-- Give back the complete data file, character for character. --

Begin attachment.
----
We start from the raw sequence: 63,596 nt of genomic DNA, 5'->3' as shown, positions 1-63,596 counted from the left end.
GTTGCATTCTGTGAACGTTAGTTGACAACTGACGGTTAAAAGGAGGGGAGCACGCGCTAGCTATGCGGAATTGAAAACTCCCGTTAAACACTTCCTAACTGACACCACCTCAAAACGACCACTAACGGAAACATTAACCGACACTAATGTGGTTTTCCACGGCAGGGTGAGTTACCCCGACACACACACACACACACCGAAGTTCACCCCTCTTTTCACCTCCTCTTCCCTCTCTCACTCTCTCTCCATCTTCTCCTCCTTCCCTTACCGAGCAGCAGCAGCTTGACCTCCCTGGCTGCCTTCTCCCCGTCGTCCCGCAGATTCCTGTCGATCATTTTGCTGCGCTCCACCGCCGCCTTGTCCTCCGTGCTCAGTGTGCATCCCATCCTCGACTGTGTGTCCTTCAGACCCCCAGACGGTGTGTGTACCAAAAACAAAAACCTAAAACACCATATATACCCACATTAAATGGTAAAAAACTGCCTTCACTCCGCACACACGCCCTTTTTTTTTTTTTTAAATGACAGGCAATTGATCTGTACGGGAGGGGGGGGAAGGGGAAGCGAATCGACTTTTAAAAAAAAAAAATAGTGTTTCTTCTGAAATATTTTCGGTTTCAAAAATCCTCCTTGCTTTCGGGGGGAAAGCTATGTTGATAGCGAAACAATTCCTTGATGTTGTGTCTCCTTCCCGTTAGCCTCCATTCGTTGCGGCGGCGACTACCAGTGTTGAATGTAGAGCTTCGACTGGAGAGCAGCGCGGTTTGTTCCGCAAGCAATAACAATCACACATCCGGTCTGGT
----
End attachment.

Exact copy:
We start from the raw sequence: 63,596 nt of genomic DNA, 5'->3' as shown, positions 1-63,596 counted from the left end.
GTTGCATTCTGTGAACGTTAGTTGACAACTGACGGTTAAAAGGAGGGGAGCACGCGCTAGCTATGCGGAATTGAAAACTCCCGTTAAACACTTCCTAACTGACACCACCTCAAAACGACCACTAACGGAAACATTAACCGACACTAATGTGGTTTTCCACGGCAGGGTGAGTTACCCCGACACACACACACACACACCGAAGTTCACCCCTCTTTTCACCTCCTCTTCCCTCTCTCACTCTCTCTCCATCTTCTCCTCCTTCCCTTACCGAGCAGCAGCAGCTTGACCTCCCTGGCTGCCTTCTCCCCGTCGTCCCGCAGATTCCTGTCGATCATTTTGCTGCGCTCCACCGCCGCCTTGTCCTCCGTGCTCAGTGTGCATCCCATCCTCGACTGTGTGTCCTTCAGACCCCCAGACGGTGTGTGTACCAAAAACAAAAACCTAAAACACCATATATACCCACATTAAATGGTAAAAAACTGCCTTCACTCCGCACACACGCCCTTTTTTTTTTTTTTAAATGACAGGCAATTGATCTGTACGGGAGGGGGGGGAAGGGGAAGCGAATCGACTTTTAAAAAAAAAAAATAGTGTTTCTTCTGAAATATTTTCGGTTTCAAAAATCCTCCTTGCTTTCGGGGGGAAAGCTATGTTGATAGCGAAACAATTCCTTGATGTTGTGTCTCCTTCCCGTTAGCCTCCATTCGTTGCGGCGGCGACTACCAGTGTTGAATGTAGAGCTTCGACTGGAGAGCAGCGCGGTTTGTTCCGCAAGCAATAACAATCACACATCCGGTCTGGT